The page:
LM: Instructions are not much given of how to react but more how to propose. (...) In relation to the one when Andrea calls me cunt, that was hard actually. I mean it was difficult to… And then it was very interesting to see how I could somehow compensate that humiliation somehow, right?  How can I reunite myself again as a character? So it's a moment of being disarmed, you’re like “ok”, and then how do I build it up, how do I create some consistency that I don’t collapse. How to rebuild to be able to play, to be able to be there.

      AZF: I also felt that when I called Lilia a cunt, the violence was in realizing that I would not do that in my life. So what am I saying “yes” to here?. Like am I doing it for the sake of art or a friend? So the fiction of the apparatus sort of save the violence but there’s still an ethical question in me of how far do I go for art. Because if I would be an actress following a script, people would know I’m a character. So it’s sort of excused in a way. And here because part of the script is taken out or something, it’s almost like I’m playing Andrea so I am close to reality. So people don’t know how I am playing with fiction actually, so the fictions that I play for myself are not totally visible. Then that kind of unappointed fiction or undefined fiction is what is the most violent of the work. But at the same time there’s still a part of fiction so I don’t feel extreme, not actually that it is causing any deep trouble.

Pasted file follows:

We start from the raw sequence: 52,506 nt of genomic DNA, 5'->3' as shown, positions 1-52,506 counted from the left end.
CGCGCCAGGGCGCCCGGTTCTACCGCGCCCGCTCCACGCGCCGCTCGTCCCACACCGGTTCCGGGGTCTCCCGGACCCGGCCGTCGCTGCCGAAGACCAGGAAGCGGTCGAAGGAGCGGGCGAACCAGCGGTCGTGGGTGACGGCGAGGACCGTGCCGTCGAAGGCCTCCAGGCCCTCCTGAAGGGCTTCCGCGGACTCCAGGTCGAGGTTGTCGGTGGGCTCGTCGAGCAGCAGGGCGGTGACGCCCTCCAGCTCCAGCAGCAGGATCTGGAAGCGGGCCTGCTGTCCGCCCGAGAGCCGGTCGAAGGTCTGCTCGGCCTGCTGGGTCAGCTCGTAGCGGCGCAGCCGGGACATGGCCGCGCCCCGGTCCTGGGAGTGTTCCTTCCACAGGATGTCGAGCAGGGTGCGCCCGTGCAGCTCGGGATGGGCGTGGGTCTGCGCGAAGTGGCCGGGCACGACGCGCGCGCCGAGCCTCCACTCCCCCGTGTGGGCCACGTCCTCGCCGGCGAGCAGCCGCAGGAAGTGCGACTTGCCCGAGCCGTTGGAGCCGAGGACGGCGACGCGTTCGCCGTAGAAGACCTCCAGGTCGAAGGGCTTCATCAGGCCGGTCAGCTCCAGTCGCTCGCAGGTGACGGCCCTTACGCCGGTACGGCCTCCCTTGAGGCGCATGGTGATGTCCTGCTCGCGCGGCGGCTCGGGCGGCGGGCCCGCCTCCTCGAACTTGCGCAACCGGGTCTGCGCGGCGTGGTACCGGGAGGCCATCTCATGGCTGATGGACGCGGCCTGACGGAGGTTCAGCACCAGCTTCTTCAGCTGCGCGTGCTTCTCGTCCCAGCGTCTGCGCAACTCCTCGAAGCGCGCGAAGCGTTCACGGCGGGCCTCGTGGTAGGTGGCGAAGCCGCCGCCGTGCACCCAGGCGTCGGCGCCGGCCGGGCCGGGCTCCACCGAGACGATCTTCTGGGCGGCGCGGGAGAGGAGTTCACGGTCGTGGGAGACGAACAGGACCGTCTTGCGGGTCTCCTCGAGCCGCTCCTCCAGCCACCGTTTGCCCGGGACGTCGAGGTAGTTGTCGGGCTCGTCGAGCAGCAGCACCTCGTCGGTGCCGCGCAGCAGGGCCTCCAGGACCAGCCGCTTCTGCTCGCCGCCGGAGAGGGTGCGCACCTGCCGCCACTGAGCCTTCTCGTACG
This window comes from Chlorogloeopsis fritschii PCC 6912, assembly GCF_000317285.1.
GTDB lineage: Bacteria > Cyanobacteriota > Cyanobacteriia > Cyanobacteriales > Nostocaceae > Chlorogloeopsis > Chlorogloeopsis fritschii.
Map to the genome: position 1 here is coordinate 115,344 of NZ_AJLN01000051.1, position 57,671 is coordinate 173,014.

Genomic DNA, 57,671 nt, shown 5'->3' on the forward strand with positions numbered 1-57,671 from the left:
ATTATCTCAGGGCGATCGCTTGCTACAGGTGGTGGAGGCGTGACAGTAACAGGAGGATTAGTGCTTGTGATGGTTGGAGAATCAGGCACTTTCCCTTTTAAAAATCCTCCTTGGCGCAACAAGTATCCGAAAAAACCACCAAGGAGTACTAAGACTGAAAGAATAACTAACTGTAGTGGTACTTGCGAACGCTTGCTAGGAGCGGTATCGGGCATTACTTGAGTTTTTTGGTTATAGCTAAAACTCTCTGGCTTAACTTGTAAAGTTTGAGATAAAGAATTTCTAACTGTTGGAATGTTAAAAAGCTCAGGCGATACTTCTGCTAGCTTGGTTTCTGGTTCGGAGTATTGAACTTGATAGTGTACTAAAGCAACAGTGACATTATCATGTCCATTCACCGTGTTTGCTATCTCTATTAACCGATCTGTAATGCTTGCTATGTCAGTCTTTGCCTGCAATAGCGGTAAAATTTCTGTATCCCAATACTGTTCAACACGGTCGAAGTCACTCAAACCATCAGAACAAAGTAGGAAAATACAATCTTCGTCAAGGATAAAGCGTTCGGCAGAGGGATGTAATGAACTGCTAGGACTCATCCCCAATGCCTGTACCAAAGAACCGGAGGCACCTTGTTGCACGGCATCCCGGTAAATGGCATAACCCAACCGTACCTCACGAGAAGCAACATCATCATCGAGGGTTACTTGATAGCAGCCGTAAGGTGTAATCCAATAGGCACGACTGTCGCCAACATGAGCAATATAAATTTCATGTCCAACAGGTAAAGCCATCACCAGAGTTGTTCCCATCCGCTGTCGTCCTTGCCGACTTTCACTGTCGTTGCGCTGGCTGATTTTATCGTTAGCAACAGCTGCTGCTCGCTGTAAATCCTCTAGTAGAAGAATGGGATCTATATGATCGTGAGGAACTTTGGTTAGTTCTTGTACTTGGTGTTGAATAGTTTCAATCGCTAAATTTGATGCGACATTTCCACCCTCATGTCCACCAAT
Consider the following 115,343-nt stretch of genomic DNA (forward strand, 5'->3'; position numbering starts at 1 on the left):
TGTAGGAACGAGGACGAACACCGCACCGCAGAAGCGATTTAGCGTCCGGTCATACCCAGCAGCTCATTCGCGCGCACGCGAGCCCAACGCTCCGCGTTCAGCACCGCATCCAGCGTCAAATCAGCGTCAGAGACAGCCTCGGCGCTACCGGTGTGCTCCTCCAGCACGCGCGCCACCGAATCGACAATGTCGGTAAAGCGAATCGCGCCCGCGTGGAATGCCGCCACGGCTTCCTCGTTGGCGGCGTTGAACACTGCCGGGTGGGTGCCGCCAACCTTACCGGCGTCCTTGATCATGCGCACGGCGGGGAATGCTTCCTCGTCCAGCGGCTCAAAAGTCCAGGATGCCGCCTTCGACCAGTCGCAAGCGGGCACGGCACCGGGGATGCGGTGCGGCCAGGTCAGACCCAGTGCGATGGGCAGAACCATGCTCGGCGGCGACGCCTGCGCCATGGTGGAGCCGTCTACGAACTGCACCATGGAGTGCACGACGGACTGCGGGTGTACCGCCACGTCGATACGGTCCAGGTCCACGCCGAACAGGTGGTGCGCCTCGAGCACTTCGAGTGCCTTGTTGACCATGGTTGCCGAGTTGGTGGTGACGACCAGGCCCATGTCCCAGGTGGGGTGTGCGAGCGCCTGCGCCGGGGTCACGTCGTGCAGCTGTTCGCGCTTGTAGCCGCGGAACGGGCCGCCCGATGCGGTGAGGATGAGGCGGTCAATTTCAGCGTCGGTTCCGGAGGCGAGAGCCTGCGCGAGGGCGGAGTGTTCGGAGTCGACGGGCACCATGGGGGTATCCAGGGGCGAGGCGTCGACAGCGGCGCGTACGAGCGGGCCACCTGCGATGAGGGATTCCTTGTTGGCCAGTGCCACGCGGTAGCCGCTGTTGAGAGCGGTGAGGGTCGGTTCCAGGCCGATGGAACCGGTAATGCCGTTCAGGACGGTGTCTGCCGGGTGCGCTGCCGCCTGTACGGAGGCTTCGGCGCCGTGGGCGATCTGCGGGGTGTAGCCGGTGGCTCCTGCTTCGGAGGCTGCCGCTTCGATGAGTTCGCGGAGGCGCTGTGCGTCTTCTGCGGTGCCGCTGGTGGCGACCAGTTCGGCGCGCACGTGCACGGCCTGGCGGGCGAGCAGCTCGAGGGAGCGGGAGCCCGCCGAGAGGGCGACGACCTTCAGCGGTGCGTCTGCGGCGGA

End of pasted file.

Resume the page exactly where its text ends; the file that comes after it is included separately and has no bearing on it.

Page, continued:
CM: It often happens I’m kind of surprised in my interior. And then it’s a bit shocking because… the camera is there not far away… Depending on how this surprise is, I’m also trying to integrate it. [...] A lot of things are happening because I’m always producing in relation to how I feel, to this surprise… And how I deal with this surprise.